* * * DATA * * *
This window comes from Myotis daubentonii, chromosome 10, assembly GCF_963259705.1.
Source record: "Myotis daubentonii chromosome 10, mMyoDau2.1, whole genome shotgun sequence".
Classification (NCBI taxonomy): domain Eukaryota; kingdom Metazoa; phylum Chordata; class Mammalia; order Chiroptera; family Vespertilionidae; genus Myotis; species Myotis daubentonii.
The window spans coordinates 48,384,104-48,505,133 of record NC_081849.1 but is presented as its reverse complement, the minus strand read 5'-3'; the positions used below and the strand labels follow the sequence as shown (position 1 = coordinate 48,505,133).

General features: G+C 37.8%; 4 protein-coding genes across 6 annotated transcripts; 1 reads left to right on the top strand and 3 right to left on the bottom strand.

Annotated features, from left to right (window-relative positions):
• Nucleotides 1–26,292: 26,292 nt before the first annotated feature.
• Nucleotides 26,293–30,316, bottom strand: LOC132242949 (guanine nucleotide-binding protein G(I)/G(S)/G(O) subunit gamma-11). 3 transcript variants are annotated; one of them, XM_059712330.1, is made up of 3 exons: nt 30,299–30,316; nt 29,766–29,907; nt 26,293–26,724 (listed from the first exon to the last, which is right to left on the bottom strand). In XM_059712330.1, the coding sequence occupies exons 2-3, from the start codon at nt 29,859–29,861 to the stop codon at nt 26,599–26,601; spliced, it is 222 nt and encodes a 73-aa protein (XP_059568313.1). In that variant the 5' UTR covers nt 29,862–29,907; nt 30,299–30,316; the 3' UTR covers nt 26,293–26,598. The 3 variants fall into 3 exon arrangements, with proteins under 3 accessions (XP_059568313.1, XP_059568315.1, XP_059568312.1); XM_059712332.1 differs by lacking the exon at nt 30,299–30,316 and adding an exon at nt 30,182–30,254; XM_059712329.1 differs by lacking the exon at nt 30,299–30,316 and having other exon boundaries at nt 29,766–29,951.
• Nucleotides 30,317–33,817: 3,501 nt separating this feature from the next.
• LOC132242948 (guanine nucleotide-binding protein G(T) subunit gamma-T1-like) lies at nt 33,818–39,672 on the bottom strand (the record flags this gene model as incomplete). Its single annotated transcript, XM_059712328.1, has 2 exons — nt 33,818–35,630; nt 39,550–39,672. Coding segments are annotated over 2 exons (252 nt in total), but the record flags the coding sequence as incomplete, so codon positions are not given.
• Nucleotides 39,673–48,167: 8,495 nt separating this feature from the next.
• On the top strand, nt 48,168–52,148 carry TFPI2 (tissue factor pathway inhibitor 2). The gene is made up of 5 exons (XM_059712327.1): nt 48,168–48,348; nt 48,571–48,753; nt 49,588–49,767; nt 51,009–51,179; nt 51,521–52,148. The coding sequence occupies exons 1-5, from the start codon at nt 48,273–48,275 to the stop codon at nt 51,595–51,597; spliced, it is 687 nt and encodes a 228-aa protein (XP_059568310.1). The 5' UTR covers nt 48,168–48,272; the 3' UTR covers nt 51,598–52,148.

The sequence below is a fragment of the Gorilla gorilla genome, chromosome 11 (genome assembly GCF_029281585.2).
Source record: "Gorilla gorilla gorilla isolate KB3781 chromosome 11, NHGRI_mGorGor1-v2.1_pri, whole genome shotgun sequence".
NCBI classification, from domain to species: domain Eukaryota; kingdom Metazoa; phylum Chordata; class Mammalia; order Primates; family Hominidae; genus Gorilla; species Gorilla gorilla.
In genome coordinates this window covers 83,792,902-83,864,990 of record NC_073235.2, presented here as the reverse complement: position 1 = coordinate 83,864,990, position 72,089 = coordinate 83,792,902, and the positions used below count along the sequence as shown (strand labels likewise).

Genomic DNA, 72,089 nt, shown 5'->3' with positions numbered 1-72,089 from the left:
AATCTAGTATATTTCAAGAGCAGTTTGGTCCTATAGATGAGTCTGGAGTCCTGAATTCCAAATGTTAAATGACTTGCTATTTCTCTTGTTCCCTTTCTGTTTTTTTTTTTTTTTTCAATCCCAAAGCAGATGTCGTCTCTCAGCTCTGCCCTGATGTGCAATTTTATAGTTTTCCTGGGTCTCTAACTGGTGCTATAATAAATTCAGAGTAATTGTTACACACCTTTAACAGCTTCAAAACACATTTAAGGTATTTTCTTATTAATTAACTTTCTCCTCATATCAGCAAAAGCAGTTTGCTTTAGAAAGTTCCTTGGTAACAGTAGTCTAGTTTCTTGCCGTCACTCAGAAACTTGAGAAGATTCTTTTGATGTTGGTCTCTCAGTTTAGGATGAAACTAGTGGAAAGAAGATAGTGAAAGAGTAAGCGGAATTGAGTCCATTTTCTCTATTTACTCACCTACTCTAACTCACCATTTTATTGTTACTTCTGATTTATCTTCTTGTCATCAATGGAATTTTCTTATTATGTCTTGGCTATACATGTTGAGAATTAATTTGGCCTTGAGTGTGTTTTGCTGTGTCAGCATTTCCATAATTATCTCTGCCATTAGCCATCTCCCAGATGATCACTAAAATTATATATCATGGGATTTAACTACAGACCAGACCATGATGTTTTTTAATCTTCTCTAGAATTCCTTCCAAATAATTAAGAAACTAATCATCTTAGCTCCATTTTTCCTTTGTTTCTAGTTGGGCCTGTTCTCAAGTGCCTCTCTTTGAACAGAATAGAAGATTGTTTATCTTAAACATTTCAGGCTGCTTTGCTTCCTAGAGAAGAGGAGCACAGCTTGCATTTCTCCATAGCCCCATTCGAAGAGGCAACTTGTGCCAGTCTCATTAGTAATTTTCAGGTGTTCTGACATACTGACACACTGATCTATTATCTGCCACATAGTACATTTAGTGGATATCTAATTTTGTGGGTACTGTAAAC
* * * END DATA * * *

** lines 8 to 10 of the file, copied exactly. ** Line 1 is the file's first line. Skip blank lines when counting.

• Nucleotides 26,293–30,316, bottom strand: LOC132242949 (guanine nucleotide-binding protein G(I)/G(S)/G(O) subunit gamma-11). 3 transcript variants are annotated; one of them, XM_059712330.1, is made up of 3 exons: nt 30,299–30,316; nt 29,766–29,907; nt 26,293–26,724 (listed from the first exon to the last, which is right to left on the bottom strand). In XM_059712330.1, the coding sequence occupies exons 2-3, from the start codon at nt 29,859–29,861 to the stop codon at nt 26,599–26,601; spliced, it is 222 nt and encodes a 73-aa protein (XP_059568313.1). In that variant the 5' UTR covers nt 29,862–29,907; nt 30,299–30,316; the 3' UTR covers nt 26,293–26,598. The 3 variants fall into 3 exon arrangements, with proteins under 3 accessions (XP_059568313.1, XP_059568315.1, XP_059568312.1); XM_059712332.1 differs by lacking the exon at nt 30,299–30,316 and adding an exon at nt 30,182–30,254; XM_059712329.1 differs by lacking the exon at nt 30,299–30,316 and having other exon boundaries at nt 29,766–29,951.
• Nucleotides 30,317–33,817: 3,501 nt separating this feature from the next.
• LOC132242948 (guanine nucleotide-binding protein G(T) subunit gamma-T1-like) lies at nt 33,818–39,672 on the bottom strand (the record flags this gene model as incomplete). Its single annotated transcript, XM_059712328.1, has 2 exons — nt 33,818–35,630; nt 39,550–39,672. Coding segments are annotated over 2 exons (252 nt in total), but the record flags the coding sequence as incomplete, so codon positions are not given.